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Old 08-12-17, 05:50 AM
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My apologies Tolyn Ironhand if you think I was trying to bash electricians(I would never do that to any tradesperson), but I can see 120 to repair the issue, but 120 plus who knows how much more to actually do the repair? The photo of the outlet box is the first in the run(switched as well) of the entire circuit of the room. Wouldn't it make sense that the wiring to the right(inside the box which is attached to a stud) be the cut wire from the above picture, then the left continuing to feed the rest? Many thanks.
 
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Old 08-12-17, 05:55 AM
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Turn off the breaker to the circuit. Then go up in the attic and temporarily connect the conductors of the damaged cable together. Now go down to the outlet box with a volt meter and check for continuity between wires. The damaged wire (the one you tied together) will show a short between the wires.
 
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Old 08-12-17, 06:40 AM
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No offense taken, I was really just giving you a hard time.

Wouldn't it make sense that the wiring to the right(inside the box which is attached to a stud) be the cut wire from the above picture, then the left continuing to feed the rest?
No, because both cables will be attached to the stud within 8" of a box as required by code. Again, follow Dane's quality advice to confirm which cable is the damaged one. I should note to disconnect the wires in the wall box before testing continuity.
 
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Old 08-12-17, 11:10 AM
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As already discussed you are going to need junction boxes somewhere and pull a new cable down. The damage at the wall top plate is severe. There is no way to pull that cable up or down.

Here's a few ideas to gain access:
Install a hard wired smoke detector in the ceiling (if allowed) or a pendant light, that will give you one box. From the ceiling box you can run a new cable down.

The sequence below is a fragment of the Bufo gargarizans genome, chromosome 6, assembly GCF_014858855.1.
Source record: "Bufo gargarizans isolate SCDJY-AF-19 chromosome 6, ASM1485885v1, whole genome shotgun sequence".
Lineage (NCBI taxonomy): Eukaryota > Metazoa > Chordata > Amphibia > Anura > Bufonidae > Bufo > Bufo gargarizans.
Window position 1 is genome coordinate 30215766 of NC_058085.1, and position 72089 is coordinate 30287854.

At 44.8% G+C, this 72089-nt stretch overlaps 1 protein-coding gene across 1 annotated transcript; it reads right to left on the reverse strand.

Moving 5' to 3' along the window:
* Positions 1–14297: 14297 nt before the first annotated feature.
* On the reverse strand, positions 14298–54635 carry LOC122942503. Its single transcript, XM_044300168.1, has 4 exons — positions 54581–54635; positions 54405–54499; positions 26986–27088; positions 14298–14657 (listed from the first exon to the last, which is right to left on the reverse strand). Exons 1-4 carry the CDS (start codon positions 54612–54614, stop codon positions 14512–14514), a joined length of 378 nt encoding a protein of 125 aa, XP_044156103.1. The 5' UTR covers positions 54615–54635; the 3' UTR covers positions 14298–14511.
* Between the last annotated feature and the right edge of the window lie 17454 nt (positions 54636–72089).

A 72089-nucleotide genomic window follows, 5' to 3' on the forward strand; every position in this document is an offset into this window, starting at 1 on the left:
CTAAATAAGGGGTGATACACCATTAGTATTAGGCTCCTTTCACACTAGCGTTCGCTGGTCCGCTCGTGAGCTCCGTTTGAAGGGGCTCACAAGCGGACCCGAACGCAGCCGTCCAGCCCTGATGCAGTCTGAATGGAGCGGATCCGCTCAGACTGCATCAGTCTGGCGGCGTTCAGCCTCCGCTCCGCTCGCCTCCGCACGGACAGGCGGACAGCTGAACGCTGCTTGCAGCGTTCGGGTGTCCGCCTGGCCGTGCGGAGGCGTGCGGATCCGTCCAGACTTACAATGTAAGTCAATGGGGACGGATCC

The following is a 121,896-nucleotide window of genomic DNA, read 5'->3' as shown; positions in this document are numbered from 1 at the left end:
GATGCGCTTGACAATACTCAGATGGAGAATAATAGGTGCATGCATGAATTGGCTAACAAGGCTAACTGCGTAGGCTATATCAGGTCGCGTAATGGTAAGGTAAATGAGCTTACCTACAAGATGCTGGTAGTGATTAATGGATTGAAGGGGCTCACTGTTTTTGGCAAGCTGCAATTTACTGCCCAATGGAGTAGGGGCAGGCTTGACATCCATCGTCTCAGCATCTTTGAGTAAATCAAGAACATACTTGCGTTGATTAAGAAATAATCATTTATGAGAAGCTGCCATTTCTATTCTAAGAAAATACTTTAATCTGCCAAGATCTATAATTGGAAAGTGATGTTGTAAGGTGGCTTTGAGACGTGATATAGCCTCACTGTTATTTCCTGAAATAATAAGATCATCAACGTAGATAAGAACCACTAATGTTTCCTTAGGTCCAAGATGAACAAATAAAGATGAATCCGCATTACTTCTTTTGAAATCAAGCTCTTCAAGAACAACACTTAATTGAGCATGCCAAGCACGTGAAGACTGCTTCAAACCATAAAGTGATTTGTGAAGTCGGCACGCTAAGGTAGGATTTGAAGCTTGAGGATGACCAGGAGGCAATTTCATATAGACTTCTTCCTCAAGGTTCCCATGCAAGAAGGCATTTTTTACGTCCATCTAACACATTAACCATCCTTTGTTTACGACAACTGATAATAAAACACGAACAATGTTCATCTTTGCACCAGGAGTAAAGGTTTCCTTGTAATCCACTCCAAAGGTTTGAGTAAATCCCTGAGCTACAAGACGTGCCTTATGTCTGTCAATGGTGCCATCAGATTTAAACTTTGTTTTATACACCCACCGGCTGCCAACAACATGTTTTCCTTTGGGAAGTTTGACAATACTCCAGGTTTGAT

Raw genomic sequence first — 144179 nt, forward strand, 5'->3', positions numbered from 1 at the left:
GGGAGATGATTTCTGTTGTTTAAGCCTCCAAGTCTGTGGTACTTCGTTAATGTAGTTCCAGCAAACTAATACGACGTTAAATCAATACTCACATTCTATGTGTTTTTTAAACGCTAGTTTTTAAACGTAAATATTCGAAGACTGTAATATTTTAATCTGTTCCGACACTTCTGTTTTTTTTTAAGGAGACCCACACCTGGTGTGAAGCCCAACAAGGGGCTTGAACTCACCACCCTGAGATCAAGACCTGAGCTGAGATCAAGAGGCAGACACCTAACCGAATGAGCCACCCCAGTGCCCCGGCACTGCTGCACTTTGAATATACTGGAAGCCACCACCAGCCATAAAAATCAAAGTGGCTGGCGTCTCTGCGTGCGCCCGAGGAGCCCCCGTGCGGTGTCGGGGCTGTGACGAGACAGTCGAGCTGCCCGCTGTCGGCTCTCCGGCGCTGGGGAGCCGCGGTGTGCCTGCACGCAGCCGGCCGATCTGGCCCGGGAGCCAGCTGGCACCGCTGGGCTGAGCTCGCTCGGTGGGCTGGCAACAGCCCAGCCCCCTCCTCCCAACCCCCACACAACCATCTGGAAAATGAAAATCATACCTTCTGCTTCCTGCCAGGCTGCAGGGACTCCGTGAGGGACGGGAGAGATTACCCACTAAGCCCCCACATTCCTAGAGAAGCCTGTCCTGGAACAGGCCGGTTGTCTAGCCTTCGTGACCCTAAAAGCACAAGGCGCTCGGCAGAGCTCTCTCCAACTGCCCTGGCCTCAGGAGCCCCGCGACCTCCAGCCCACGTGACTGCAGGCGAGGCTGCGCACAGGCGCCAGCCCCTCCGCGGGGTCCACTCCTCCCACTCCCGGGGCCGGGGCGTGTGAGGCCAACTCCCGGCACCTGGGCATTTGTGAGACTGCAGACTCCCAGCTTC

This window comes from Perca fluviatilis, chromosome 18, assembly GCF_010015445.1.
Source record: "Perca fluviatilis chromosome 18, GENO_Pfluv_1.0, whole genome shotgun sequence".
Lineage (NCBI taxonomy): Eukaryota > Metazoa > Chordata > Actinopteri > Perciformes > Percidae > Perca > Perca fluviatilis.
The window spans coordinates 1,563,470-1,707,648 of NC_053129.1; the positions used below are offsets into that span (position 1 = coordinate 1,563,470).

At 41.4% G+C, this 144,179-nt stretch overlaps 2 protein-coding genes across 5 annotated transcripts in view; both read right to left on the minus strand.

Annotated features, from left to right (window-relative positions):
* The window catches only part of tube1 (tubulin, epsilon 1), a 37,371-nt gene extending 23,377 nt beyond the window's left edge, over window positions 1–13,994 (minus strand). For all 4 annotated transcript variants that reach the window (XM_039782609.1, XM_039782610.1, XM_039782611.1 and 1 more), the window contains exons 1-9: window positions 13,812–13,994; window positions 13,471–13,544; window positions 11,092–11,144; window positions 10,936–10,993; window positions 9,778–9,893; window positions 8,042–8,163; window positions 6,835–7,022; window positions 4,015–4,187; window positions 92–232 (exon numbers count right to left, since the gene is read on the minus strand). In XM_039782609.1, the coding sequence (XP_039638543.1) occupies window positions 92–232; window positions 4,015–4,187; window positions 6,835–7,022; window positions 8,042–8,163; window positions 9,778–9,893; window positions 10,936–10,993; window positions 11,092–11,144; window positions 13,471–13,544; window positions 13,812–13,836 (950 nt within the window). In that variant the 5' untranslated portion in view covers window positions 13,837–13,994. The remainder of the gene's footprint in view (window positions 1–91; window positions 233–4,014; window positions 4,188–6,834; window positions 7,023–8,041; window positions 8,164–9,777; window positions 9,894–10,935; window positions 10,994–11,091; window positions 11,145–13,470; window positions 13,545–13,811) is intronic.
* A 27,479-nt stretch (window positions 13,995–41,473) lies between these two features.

You could also install a switched wall sconce to give you another hole to work from.
 
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Old 08-16-17, 03:50 PM
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Here is how an electrician (very reputable in this area) repaired this today. Ran a new line from outlet box to mangled top.
 
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Old 08-16-17, 07:56 PM
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Oh...My...Golly! That is not correct at all. That guy needs to be reported! Do not pay him!!!!!

ALL wire splices are required to be in a box. There is no box. It is wrong, wrong, wrong!!
 
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Old 08-16-17, 08:06 PM
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very reputable in this area
If that is reputable in your area then you need someone from outside your area.
 
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Old 08-16-17, 08:38 PM
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Now I feel like an a-hole because I've been dooped. I will call them in the morning. He charged me $85. Thanks guys.
 
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Old 08-16-17, 09:04 PM
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Don't feel bad. When you hire a person who claims to be a Pro you are trusting him to know what he is doing. He's the AH for not doing a professional job. Remind them code requires all splices to be in always accessible junction boxes.